A skier glides down a frictionless hill of 100 meters, the ascends another hill, of height 90 meters, as shown in the figure below. What is the speed of the skier when it reaches the top of the second hill?
The skier is in a conservative system, as the only force acting upon him is gravity. Instead of calculating the work done over the curved hills, we can construct an alternate path, because of the principle of path independence: We construct a path of two segments: one is horizontal, going between the two hills, and one is vertical, accounting for the vertical drop between the two hills. What is the work done over each of these two segments? Since the gravitational force is perpendicular to the displacement in the horizontal segment, no work is done. For the second segment, the gravitational force is constant and parallel to the displacement. Thus the work done is: W = Fx = mgh = 10mg. By the Work-Energy Theorem, this net work causes an increase in velocity. If the skier started with no initial velocity, then we can relate the final velocity to the work done:
We can cancel the mass and solve for vf :
What was the change in potential energy in the last problem, given that the mass of the skier is 50 kg?
Remember that ΔU = - W. We had calculated that the gravitational force exerted a work of 10mg during the entire trip. Thus the change in potential energy is simply the negative of this quantity: ΔU = - 10mg = - 500g = - 4900 Joules. The potential energy lost is converted into kinetic energy, accounting for the final velocity of the skier.
Problem : What is the total energy of the mass-spring system shown below? The mass is shown at its maximum displacement on the spring, 5 meters from the equilibrium point.
Here we have a system of two conservative forces, mass and gravity. Even if there are more than one conservative force acting in a system, it is still a conservative system. Thus potential energy is defined, and we can calculate the total energy of the system. Since this quantity is constant, we may choose any position for the mass that we like. In order to avoid calculating kinetic energy, we choose a point at which the mass has no velocity: at its maximum displacement, the position shown in the figure above. Also, since energy is relative, we may choose our origin to be the equilibrium point of the spring, as shown in the figure. Thus both the gravitational force and the spring force contribute to the potential energy: UG = mgh = - 5mg = - 245 Joules. Also, Us = kx2 = (10)(5)2 = 125 Joules. Thus the total potential energy, and hence the total energy is the sum of these two quantities: E = UG + Us = - 120 Joules. Remember that answers may vary on this problem. If we had chosen a different origin for our calculations, we would have gotten a different answer. Once we have chosen an origin, however, the answer for total energy must remain constant.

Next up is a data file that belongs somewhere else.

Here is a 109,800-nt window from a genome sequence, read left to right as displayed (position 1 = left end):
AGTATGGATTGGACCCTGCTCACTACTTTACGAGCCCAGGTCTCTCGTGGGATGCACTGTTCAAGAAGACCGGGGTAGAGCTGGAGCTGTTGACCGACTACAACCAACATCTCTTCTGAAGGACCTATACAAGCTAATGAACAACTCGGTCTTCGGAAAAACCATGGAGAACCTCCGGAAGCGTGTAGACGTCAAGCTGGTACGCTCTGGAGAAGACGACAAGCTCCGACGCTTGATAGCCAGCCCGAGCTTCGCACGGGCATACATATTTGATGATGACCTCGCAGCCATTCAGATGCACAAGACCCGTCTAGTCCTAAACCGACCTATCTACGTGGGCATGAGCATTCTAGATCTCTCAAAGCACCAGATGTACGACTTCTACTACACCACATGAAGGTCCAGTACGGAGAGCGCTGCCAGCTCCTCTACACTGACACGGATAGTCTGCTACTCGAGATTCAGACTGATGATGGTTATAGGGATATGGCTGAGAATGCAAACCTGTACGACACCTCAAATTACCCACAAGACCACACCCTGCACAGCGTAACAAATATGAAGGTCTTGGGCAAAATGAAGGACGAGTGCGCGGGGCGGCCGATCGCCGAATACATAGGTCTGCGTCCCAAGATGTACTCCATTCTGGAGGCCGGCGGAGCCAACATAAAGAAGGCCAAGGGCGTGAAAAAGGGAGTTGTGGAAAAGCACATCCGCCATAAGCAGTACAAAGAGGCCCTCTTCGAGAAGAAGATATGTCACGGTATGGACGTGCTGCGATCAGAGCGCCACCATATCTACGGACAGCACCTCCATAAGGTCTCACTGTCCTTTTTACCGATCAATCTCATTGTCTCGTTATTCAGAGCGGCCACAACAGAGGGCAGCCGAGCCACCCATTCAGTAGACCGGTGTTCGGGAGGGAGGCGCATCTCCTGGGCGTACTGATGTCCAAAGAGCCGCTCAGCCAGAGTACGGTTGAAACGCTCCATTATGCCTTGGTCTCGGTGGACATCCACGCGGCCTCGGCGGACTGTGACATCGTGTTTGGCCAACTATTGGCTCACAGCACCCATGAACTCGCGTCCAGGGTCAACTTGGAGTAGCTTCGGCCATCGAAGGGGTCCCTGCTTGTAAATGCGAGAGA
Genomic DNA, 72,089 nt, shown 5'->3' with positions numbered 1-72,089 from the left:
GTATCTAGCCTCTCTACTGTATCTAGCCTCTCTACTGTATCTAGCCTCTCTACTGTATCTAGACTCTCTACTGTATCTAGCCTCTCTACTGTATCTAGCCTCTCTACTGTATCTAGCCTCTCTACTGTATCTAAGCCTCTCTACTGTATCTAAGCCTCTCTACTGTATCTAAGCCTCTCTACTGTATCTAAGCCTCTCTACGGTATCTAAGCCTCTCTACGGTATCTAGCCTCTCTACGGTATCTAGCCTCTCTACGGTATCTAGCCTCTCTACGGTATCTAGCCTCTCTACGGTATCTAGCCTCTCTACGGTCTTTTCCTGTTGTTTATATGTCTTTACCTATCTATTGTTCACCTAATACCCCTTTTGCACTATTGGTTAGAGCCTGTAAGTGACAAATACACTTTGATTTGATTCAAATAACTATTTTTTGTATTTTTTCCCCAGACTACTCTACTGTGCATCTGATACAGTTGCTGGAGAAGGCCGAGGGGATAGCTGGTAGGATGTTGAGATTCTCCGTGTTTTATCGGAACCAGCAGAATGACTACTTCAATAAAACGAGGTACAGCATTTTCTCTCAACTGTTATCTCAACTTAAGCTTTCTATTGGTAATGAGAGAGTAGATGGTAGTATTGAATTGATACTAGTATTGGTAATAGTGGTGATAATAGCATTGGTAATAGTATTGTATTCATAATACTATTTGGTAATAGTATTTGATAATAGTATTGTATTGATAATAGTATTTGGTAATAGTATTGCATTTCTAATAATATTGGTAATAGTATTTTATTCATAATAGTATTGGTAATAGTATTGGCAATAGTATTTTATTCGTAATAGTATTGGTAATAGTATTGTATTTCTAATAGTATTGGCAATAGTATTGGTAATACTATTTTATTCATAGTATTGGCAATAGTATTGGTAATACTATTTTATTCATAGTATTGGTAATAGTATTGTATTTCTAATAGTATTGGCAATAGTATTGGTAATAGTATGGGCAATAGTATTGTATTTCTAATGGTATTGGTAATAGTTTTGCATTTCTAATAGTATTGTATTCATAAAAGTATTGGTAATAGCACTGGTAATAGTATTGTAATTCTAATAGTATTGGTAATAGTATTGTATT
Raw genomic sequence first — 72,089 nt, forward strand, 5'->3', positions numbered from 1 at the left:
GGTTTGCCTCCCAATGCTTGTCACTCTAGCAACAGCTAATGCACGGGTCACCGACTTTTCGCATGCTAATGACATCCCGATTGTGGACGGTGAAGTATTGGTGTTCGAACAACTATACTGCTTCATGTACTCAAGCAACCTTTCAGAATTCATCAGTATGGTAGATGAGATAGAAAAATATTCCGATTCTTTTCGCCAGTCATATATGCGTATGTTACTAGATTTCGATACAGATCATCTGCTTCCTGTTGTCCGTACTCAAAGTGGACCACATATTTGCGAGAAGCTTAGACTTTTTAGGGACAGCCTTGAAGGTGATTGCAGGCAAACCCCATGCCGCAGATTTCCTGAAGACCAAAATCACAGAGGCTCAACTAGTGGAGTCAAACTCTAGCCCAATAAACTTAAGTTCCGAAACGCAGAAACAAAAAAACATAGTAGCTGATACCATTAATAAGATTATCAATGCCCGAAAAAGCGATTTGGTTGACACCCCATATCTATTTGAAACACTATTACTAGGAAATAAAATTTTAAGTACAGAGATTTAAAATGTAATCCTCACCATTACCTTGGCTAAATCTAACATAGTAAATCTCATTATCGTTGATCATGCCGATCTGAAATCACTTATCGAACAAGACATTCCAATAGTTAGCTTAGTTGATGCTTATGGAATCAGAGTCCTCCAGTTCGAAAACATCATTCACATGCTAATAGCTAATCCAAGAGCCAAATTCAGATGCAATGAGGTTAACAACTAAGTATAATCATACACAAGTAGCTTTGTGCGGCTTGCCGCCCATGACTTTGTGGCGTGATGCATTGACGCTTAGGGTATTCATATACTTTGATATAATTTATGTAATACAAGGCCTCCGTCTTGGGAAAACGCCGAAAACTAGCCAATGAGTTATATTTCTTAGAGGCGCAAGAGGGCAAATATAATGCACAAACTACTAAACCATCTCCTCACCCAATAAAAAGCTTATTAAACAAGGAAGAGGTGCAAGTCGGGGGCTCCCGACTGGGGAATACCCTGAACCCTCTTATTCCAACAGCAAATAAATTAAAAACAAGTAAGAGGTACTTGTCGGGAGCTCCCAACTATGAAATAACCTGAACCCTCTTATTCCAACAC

A particle, under the influence of a conservative force, completes a circular path. What can be said about the change in potential energy of the particle after this journey?
We know that if the particle completes a closed path, the net work on the particle is zero. We already established through the Work-Energy Theorem that the total kinetic energy does not change. However, we also know that ΔU = - W. Since no work is done, the potential energy of the system does not change.
We can also answer this question in a more conceptual manner. We have defined potential energy as the energy of configuration of a system. If our particle returns to its initial position, the configuration of the system is the same, and must have the same potential energy.
A pendulum with string of length 1 m is raised to an angle of 30o below the horizontal, as shown below, and then released. What is the velocity of the pendulum when it reaches the bottom of its swing?
In this case there are two forces acting on the ball: gravity and tension from the spring. The tension, however, always acts perpendicular to the motion of the ball, thus contributing no work to the system. Thus the system is a conservative one, with the only work being done by gravity. When the pendulum is elevated, it has a potential energy, according to its height above its lowest position. We can calculate this height: The height h can be calculated by subtracting x from the total length of the string: h = 1 - x. We use a trigonometric relation to find x: sin30o = . Thus x = .5m and h = 1 - .5 = .5m. Now that we have the initial height of the pendulum, we can calculate its gravitational potential energy: UG = mgh = .5mg. All of this potential energy is converted into kinetic energy at the final position of the pendulum, with a height of 0. Thus: .5mg = mv2. The masses cancel, and we can solve for v: v = = 3.1m/s. Thus, when the pendulum reaches an angle of 90 with the horizontal, it has a velocity of 3.1 m/s.